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FQXI ARTICLE

March 30, 2015

Time Dilation Gets a Quantum Twist

Quantum vs general relativistic conceptions of time go head-to-head in a proposed table-top test.

FQXi Awardees: Caslav Brukner

October 1, 2012

Caslav Brukner

University of Vienna

Just talking about such an experiment has enticed experimentalists to Brukner’s door. It has long been assumed that the overlap between quantum theory, which governs the behavior of the very small, and general relativity, which deals with how planets and stars warp spacetime on cosmic scales, lies way beyond experimental reach—perhaps only within the center of black holes. But surprisingly, Brukner believes there may be a way to test these two theories much closer to home.

This would not be a test of quantum gravity—a theory uniting quantum mechanics and general relativity—itself, Brukner is quick to add. But he and his colleagues, Magdalena Zych, Fabio Costa and Igor Pikowski, are proposing a test in which the effects of both quantum mechanics and general relativity on a clock are important. Their idea, outlined in the journal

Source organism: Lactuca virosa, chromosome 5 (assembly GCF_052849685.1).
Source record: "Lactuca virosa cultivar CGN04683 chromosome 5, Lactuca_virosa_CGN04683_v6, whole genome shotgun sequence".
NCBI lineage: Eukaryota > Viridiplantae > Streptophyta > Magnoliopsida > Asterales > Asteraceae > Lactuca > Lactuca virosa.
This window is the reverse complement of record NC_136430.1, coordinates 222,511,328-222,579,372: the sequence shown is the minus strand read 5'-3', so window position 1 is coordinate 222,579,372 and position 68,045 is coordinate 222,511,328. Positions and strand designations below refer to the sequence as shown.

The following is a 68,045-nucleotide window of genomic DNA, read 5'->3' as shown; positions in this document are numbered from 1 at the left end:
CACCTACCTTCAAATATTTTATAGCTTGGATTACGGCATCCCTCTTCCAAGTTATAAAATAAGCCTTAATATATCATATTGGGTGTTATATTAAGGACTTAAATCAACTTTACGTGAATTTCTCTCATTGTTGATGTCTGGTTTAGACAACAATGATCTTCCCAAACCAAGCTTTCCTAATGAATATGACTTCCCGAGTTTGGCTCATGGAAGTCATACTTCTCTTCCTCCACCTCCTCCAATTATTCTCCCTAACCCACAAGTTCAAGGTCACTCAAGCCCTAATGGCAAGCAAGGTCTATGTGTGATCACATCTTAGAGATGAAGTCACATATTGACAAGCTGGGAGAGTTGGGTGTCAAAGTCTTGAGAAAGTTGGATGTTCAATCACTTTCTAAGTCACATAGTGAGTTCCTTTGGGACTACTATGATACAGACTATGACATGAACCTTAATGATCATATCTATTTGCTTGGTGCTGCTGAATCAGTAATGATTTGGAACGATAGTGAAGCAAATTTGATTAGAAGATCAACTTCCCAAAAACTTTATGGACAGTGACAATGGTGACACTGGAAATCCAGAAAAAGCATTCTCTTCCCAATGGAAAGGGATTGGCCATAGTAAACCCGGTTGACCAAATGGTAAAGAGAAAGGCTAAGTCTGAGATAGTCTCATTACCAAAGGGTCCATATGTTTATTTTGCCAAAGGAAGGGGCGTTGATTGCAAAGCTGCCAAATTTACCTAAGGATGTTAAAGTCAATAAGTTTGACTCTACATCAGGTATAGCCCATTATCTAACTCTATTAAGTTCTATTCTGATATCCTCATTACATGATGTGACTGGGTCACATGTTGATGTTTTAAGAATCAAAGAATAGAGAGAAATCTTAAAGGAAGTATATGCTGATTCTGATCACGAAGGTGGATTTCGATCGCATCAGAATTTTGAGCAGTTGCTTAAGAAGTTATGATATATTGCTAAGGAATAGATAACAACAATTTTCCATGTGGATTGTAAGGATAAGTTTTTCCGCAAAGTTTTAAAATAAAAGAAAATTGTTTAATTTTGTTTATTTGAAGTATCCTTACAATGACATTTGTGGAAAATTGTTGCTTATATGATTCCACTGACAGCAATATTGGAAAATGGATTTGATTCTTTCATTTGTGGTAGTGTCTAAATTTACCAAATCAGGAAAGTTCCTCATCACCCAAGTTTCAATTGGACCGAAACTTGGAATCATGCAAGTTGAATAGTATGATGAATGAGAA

Particle Clocks

The team’s twist on this quantum classic hinges on an important aspect of the double-slit experiment: quantum particles do not like to be spied on. If you watch to see which path a particle takes—whether it passed through the right or left slit—you destroy this wave-like behavior and the interference pattern disappears. Instead, the particles appear to have shot through the slits like bullets. Brukner’s team has combined this effect, known as

This vanishing of interference

will really be a proof that

there was a general relativistic

notion of time involved.

will really be a proof that